47th Annual Convention; Online; 2021
All times listed are Eastern time (GMT-4 at the time of the convention in May).
|PDS: How to Approach Social and Systemic Change|
|Monday, May 31, 2021|
|4:00 PM–4:50 PM EDT|
|Area: CSS/OBM; Domain: Service Delivery|
|Chair: Edward Brandon Amezquita (University of North Texas)|
|TRACI M. CIHON (University of North Texas)|
|RAMONA HOUMANFAR (University of Nevada, Reno)|
|JOMELLA WATSON-THOMPSON (University of Kansas)|
Behavior Analysis has enjoyed a long tradition of successful demonstrations of individual behavior change as evidenced by the now 50+ year history of the Journal of Applied Behavior Analysis, the number of new publication outlets for applied research, and the demand for services (particularly for individuals with autism spectrum disorder). However, the individuals we support are also a part of a culture or social environment (e.g., families, schools, organizations, communities). Social environments serve as the networks of contingencies that maintain much of our individual behavior. Culturo-behavior science adds to our understanding of individual behavior change, explores the contingencies that arise when one or more individuals are engaging in behaviors dependent upon one another (e.g., interlocking behavioral contingencies or socio-interlocked behaviors), and seeks to understand how to bring about social and systemic change. The goal of this Professional Development Series Panel is to introduce attendees to the types of research and the range of applications - organizational, social, and community systems - representative of culturo-behavior science.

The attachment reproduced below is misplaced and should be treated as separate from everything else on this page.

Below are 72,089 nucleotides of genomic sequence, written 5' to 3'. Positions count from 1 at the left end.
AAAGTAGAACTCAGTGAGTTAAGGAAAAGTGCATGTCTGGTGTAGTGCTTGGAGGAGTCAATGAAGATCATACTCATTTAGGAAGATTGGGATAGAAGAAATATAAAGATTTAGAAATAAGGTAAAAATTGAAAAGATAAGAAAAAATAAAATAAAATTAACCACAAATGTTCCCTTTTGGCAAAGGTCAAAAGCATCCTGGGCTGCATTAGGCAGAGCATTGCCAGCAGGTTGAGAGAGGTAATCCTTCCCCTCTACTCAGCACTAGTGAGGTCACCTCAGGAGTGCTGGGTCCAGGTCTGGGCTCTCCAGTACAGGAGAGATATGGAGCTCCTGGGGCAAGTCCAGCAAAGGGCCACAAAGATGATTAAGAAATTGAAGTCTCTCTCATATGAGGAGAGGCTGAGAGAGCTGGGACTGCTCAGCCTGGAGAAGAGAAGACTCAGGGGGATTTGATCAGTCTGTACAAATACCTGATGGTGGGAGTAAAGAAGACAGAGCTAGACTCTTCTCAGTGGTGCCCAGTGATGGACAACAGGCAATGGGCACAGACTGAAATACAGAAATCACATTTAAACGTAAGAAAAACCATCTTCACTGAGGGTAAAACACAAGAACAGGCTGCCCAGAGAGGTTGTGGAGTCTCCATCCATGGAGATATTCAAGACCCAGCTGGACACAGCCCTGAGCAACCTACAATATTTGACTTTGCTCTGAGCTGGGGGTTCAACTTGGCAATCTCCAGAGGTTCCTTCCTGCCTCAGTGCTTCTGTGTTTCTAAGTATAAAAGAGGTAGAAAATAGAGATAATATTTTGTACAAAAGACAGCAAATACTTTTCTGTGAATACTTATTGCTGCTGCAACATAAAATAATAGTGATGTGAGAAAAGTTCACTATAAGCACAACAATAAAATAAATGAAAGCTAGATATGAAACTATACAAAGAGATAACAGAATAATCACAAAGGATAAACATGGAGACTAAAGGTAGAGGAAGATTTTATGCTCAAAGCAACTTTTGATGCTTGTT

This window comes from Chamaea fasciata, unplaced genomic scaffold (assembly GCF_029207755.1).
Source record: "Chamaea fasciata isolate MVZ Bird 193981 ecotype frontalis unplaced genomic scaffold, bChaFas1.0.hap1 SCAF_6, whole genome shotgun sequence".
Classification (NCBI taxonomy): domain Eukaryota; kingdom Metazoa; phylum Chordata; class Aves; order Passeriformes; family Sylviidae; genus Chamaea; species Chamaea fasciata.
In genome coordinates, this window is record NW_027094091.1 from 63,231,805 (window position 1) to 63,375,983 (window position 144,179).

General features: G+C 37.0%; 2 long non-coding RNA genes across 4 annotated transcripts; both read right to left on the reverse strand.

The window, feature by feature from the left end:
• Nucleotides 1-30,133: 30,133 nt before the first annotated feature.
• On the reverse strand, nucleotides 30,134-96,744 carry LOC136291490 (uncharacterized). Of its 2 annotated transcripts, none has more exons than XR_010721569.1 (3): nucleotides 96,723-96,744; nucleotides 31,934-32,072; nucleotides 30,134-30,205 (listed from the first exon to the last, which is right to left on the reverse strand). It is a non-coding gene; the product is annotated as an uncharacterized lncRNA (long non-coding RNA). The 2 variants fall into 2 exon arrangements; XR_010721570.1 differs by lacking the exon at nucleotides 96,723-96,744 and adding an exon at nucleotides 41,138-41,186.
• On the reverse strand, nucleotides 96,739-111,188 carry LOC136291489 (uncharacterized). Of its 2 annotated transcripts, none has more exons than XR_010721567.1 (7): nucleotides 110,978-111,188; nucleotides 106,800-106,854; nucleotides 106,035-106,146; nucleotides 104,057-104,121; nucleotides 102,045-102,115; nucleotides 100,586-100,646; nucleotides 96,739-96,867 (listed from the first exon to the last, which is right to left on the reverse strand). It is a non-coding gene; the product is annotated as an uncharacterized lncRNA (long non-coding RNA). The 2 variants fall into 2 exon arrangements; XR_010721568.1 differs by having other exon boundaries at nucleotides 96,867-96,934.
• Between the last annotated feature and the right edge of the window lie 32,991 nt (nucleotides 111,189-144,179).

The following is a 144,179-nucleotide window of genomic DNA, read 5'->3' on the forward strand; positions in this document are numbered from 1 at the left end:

| PDS: Identifying and Combating Ableism in Applied Practice|
|Monday, May 31, 2021|
|5:00 PM–5:50 PM EDT|
|Area: AUT/DDA; Domain: Service Delivery|
|Chair: Rachel Commodario (Rollins College)|
|DANA M. AFFRUNTI (Southern Illinois University)|
|JOSEPH VENEZIANO (NuPath, Inc.)|
|KATELYN ELIZABETH KENDRICK (Innovations Developmental Solutions)|
Ableism is a system of discrimination that is perpetuated by society in both overt and covert ways. As behavior analysts, we have a responsibility to educate ourselves on how to recognize ableism and make the necessary changes in our behavior to facilitate a more inclusive environment. A discussion and understanding of ableist systems and practices aligns with our ethical code to provide least restrictive practices and to promote an ethical practice. The inclusion of perspectives from those who are affected by ableism is critical to informing a comprehensive ethical culture. This panel will consist of an overview of common features of ableism along with behavioral changes practitioners on all certification levels can implement while maintaining a strong commitment to empirically supported interventions. Through an open conversation on how ableism affects client autonomy and assent, attendees will gain insight on how to recognize, name, and counter common forms of ableism through the perspectives of neurodiverse professionals.
|Keyword(s): ableism, neurodiversity|
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